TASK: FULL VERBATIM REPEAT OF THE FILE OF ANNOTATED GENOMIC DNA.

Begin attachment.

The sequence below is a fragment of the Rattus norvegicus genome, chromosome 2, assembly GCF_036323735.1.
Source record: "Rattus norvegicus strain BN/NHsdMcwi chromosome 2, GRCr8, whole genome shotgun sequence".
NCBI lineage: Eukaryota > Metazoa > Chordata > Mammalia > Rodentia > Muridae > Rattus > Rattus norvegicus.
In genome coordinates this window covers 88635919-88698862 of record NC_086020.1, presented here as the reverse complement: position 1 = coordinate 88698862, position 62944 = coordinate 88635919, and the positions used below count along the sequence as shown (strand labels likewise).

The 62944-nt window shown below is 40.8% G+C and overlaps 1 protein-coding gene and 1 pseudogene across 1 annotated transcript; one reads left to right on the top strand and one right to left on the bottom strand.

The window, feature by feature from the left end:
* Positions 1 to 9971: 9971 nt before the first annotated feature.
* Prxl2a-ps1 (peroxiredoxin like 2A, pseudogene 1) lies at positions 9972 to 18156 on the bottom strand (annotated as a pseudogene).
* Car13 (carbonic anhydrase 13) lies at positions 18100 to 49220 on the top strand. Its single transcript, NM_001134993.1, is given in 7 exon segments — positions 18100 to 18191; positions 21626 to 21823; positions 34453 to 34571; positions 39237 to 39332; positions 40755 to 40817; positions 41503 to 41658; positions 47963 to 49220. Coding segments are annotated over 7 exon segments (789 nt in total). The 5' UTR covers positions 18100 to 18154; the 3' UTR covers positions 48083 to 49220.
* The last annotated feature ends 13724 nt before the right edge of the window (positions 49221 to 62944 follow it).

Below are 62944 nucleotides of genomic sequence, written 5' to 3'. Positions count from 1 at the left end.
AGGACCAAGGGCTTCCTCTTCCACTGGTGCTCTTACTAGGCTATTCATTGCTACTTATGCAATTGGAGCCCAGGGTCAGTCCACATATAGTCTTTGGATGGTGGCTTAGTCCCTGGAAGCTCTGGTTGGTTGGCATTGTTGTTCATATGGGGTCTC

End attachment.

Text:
The sequence below is a fragment of the Rattus norvegicus genome, chromosome 2, assembly GCF_036323735.1.
Source record: "Rattus norvegicus strain BN/NHsdMcwi chromosome 2, GRCr8, whole genome shotgun sequence".
NCBI lineage: Eukaryota > Metazoa > Chordata > Mammalia > Rodentia > Muridae > Rattus > Rattus norvegicus.
In genome coordinates this window covers 88635919-88698862 of record NC_086020.1, presented here as the reverse complement: position 1 = coordinate 88698862, position 62944 = coordinate 88635919, and the positions used below count along the sequence as shown (strand labels likewise).

The 62944-nt window shown below is 40.8% G+C and overlaps 1 protein-coding gene and 1 pseudogene across 1 annotated transcript; one reads left to right on the top strand and one right to left on the bottom strand.

The window, feature by feature from the left end:
* Positions 1 to 9971: 9971 nt before the first annotated feature.
* Prxl2a-ps1 (peroxiredoxin like 2A, pseudogene 1) lies at positions 9972 to 18156 on the bottom strand (annotated as a pseudogene).
* Car13 (carbonic anhydrase 13) lies at positions 18100 to 49220 on the top strand. Its single transcript, NM_001134993.1, is given in 7 exon segments — positions 18100 to 18191; positions 21626 to 21823; positions 34453 to 34571; positions 39237 to 39332; positions 40755 to 40817; positions 41503 to 41658; positions 47963 to 49220. Coding segments are annotated over 7 exon segments (789 nt in total). The 5' UTR covers positions 18100 to 18154; the 3' UTR covers positions 48083 to 49220.
* The last annotated feature ends 13724 nt before the right edge of the window (positions 49221 to 62944 follow it).

Below are 62944 nucleotides of genomic sequence, written 5' to 3'. Positions count from 1 at the left end.
AGGACCAAGGGCTTCCTCTTCCACTGGTGCTCTTACTAGGCTATTCATTGCTACTTATGCAATTGGAGCCCAGGGTCAGTCCACATATAGTCTTTGGATGGTGGCTTAGTCCCTGGAAGCTCTGGTTGGTTGGCATTGTTGTTCATATGGGGTCTC